Two recent developments, both involving Chief of Defence Staff General Bipin Rawat, haven’t grabbed much media attention. However, both are important and give an insight into how India is playing its diplomatic and military cards in the global arena.
In his first visit abroad after becoming the CDS, Gen Rawat in September travelled to Russia to attend the Shanghai Cooperation Organisation (SCO) peace mission exercise. During his two-day visit, he also attended the conference of the Chiefs of General Staff of the SCO member States in Orenburg where his counterparts from Pakistan and China were also in attendance.
General Bipin Rawat #CDS is on a two day visit to #Russia. The #CDS attended the conference of the Chiefs of General Staff of the Shanghai Cooperation Organisation #SCO member states in #Orenburg at #Russia. pic.twitter.com/a7K1czMY7k
— ADG PI – INDIAN ARMY (@adgpi) September 23, 2021
India had sent a team of 200 personnel for the nearly two-week-long Exercise Peaceful Mission that began on 13 September.
From Russia, General Rawat flew straight to the US where he met his American counterpart General Mark Milley.
According to a statement issued by the Pentagon, the two military leaders discussed a range of issues, including ways to ensure regional security and their respective roles as principal military advisors to the civilian leadership.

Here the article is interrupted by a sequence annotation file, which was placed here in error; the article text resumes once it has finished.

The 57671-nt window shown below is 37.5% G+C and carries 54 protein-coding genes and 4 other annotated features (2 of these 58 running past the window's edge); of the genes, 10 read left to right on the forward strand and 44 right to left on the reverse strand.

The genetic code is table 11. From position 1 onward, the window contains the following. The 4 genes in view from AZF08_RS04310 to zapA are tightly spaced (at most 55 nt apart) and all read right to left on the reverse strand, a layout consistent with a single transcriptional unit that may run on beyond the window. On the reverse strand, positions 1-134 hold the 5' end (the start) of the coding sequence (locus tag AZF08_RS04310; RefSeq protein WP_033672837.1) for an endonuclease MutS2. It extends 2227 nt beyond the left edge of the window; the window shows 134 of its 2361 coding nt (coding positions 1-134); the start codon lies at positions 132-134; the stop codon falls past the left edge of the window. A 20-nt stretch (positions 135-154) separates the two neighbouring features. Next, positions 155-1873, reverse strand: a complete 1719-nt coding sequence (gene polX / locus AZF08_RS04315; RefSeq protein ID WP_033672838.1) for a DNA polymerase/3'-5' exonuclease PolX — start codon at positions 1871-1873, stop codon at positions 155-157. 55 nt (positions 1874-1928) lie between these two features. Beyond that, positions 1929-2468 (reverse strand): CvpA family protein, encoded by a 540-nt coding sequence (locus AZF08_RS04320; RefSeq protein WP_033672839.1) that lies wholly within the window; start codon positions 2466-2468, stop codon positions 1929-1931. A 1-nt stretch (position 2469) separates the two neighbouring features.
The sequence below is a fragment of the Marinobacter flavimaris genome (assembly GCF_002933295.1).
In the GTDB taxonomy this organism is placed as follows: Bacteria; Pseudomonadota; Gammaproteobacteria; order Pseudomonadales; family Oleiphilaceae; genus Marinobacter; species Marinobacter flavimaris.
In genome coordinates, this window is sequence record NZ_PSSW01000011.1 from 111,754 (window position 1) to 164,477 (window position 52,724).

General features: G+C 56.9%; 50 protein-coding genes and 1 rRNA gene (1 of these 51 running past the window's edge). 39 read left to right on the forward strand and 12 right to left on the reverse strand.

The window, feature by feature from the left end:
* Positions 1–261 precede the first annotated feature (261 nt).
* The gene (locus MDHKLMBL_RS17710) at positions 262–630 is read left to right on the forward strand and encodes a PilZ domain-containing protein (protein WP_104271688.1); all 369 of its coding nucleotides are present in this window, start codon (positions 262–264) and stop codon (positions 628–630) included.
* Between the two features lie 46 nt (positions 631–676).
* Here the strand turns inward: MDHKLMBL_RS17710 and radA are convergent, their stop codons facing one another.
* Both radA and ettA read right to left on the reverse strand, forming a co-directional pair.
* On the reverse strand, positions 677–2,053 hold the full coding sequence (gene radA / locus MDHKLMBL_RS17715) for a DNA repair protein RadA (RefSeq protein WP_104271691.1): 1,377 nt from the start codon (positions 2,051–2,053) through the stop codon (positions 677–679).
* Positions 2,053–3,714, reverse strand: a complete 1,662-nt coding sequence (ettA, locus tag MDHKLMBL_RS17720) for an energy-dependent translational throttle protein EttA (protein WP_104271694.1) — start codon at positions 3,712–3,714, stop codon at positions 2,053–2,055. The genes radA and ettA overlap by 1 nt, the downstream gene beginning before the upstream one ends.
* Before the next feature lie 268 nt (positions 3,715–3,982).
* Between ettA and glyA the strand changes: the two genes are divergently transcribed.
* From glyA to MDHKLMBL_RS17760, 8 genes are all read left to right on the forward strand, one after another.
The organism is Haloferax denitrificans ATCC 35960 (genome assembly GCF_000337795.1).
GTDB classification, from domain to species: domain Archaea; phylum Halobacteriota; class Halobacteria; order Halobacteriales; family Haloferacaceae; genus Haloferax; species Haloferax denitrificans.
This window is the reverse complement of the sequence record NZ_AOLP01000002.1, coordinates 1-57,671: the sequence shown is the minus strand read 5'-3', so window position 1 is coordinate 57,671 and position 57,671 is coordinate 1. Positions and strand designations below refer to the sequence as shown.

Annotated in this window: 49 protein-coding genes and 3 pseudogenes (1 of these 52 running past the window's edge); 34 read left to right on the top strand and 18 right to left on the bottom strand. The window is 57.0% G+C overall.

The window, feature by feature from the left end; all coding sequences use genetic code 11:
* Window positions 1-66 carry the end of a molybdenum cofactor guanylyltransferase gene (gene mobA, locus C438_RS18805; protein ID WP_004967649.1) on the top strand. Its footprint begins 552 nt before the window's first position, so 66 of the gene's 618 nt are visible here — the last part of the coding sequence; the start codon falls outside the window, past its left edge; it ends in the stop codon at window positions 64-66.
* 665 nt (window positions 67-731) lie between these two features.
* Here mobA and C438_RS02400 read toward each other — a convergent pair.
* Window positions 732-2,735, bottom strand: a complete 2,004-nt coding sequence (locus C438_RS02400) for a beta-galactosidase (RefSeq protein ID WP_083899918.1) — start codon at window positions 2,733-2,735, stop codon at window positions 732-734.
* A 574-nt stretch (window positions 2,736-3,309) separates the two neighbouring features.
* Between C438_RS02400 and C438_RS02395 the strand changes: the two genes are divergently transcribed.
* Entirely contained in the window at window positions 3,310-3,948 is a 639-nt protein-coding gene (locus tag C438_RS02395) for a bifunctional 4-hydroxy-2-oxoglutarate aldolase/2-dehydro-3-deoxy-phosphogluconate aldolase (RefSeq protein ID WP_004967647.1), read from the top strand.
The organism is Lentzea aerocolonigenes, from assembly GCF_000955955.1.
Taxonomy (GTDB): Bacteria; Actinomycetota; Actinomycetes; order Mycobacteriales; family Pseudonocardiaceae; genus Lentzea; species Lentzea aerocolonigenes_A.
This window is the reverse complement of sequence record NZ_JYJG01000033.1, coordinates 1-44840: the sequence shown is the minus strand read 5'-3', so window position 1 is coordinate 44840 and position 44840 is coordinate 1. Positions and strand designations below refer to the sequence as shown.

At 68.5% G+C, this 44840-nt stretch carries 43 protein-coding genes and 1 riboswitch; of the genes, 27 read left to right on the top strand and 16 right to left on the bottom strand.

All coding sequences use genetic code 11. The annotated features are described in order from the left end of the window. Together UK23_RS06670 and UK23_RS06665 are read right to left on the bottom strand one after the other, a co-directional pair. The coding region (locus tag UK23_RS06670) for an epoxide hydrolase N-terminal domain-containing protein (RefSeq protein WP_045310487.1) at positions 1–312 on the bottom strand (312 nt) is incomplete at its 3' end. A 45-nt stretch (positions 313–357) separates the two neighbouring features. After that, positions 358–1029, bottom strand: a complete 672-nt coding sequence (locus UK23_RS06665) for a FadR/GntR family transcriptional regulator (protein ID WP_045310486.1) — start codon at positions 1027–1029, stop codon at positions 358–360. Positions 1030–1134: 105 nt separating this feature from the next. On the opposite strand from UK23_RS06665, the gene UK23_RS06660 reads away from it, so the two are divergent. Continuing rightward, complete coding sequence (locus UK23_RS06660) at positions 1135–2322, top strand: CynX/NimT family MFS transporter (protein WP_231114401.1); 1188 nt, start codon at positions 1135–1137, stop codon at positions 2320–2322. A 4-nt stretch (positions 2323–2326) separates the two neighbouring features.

These two trips are just the beginning of a series of visits the CDS is expected to undertake to steer India’s military diplomacy.
The new push to military diplomacy
Ever since the Narendra Modi government was sworn in 2014, there has been a lot of push on military diplomacy to widen its ambit.
While India has been indulging in military diplomacy since Independence through training of foreign cadets at its military training centres, it was never really fully exploited.
In a 2015 article, foreign policy expert C Raja Mohan had noted that “since the early 1990s, India’s international defence engagement has grown by leaps and bounds, effectiveness of India’s military diplomacy has been severely limited by the lack of adequate political support and insufficient coordination between the armed forces, the ministry of defence and the foreign office.”
“While the services and the MEA see the value of leveraging India’s military strengths, the MoD has neither the aptitude nor the institutional capability to meet the growing international demand for defence cooperation with India,” he had said.
A lot has happened since then.
The smallest but the most impactful cog in military diplomacy are the Defence Attaches posted in embassies abroad. With a view to ensure that the DAs play a larger role, especially in pushing for India’s emergence as a defence exporter, they have been empowered.
The DAs who, traditionally, had a largely ceremonial role when it came to defence industry, now have a dedicated budget to act as a catalyst. They have been instructed to attend the Def Expo and the Aero India show, and have been given a clear mandate to liaison with host countries, both at military and industry level, to promote Indian products.